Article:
A: My biggest challenge right now in my own work is managing my time. I’m my worst enemy with deadlines and work stuff because I wish I was more naturally structured with my routine. But in the end, when/if I finish a project, it doesn’t matter how I got there so I need to be easier on myself!
What’s the funniest thing you’ve ever heard/seen?
I: At first I was like, “I can’t answer this!” But you know what? I think the hardest I’ve ever laughed, the longest and hardest where I was like blinded by my own laughter, was when I saw John Gemberling do this sketch where he was a robot from the future with “the most beautiful voice” we humans would ever hear. However, because we’re mere humans, we wouldn’t understand how beautiful it was. This man, this sweet and hilarious man-boy, with tinfoil around his forearms and on his head, was hitting his adam’s apple with every syllable. It was really grotesque but also sweet and hilarious. So this robot-alien thing is telling us how beautiful his stupid voice is and then he starts telling awful standup jokes. I lost my shit, I was doubled over, crying and screaming. It was awesome.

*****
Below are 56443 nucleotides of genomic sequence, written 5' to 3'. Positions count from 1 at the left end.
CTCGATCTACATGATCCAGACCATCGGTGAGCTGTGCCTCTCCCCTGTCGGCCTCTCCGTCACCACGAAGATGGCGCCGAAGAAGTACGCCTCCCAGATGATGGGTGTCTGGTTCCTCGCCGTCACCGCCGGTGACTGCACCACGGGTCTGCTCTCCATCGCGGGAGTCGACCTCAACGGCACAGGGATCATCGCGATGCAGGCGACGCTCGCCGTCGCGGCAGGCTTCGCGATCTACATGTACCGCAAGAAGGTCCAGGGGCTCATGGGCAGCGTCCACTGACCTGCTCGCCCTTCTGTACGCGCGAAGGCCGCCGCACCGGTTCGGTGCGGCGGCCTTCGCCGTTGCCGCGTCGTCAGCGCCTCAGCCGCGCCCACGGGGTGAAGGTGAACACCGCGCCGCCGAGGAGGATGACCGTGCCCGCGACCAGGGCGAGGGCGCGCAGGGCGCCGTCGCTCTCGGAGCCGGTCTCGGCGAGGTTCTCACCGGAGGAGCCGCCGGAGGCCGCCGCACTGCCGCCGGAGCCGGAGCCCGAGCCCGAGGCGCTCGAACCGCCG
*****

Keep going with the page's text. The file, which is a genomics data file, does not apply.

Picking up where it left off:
A: I was at the mall with my dad and my grandfather as a kid and we were sitting on these benches outside a store, waiting for my mom and grandmother. We were just people watching and talking. Across the way a little, this little chubby kid was walking around the bench of a circular table and his pants were falling off. He just kept walking around, revealing that plumbers crack. It was just hilarious. We all couldn’t stop.
Which comedienne, dead or alive, would you love to work with/meet?
I: Ohhhh geeez.